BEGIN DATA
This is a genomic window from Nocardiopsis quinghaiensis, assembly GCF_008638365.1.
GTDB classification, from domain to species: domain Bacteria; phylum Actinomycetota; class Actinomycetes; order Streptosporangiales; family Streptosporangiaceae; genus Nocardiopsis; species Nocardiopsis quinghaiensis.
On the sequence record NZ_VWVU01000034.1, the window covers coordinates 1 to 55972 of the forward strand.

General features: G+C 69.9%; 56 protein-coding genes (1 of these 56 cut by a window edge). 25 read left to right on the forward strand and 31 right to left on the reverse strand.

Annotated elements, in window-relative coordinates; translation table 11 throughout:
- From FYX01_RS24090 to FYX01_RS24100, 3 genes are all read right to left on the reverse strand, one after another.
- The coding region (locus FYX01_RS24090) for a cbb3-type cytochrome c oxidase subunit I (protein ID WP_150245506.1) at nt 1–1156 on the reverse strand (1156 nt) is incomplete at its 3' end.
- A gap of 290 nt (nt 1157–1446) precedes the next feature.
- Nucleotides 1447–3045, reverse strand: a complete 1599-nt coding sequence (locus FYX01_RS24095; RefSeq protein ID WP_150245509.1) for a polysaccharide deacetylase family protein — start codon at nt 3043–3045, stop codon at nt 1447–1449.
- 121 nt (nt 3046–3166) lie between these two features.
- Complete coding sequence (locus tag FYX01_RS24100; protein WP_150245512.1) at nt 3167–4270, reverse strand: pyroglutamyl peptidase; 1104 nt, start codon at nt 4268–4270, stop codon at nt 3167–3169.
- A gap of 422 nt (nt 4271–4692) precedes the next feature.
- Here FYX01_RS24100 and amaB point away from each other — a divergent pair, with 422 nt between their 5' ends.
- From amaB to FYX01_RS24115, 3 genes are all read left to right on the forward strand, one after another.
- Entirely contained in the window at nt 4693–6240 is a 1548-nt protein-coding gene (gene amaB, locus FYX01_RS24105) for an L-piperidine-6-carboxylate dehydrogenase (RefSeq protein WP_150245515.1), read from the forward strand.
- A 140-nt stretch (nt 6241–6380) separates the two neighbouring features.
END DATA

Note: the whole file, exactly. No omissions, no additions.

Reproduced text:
This is a genomic window from Nocardiopsis quinghaiensis, assembly GCF_008638365.1.
GTDB classification, from domain to species: domain Bacteria; phylum Actinomycetota; class Actinomycetes; order Streptosporangiales; family Streptosporangiaceae; genus Nocardiopsis; species Nocardiopsis quinghaiensis.
On the sequence record NZ_VWVU01000034.1, the window covers coordinates 1 to 55972 of the forward strand.

General features: G+C 69.9%; 56 protein-coding genes (1 of these 56 cut by a window edge). 25 read left to right on the forward strand and 31 right to left on the reverse strand.

Annotated elements, in window-relative coordinates; translation table 11 throughout:
- From FYX01_RS24090 to FYX01_RS24100, 3 genes are all read right to left on the reverse strand, one after another.
- The coding region (locus FYX01_RS24090) for a cbb3-type cytochrome c oxidase subunit I (protein ID WP_150245506.1) at nt 1–1156 on the reverse strand (1156 nt) is incomplete at its 3' end.
- A gap of 290 nt (nt 1157–1446) precedes the next feature.
- Nucleotides 1447–3045, reverse strand: a complete 1599-nt coding sequence (locus FYX01_RS24095; RefSeq protein ID WP_150245509.1) for a polysaccharide deacetylase family protein — start codon at nt 3043–3045, stop codon at nt 1447–1449.
- 121 nt (nt 3046–3166) lie between these two features.
- Complete coding sequence (locus tag FYX01_RS24100; protein WP_150245512.1) at nt 3167–4270, reverse strand: pyroglutamyl peptidase; 1104 nt, start codon at nt 4268–4270, stop codon at nt 3167–3169.
- A gap of 422 nt (nt 4271–4692) precedes the next feature.
- Here FYX01_RS24100 and amaB point away from each other — a divergent pair, with 422 nt between their 5' ends.
- From amaB to FYX01_RS24115, 3 genes are all read left to right on the forward strand, one after another.
- Entirely contained in the window at nt 4693–6240 is a 1548-nt protein-coding gene (gene amaB, locus FYX01_RS24105) for an L-piperidine-6-carboxylate dehydrogenase (RefSeq protein WP_150245515.1), read from the forward strand.
- A 140-nt stretch (nt 6241–6380) separates the two neighbouring features.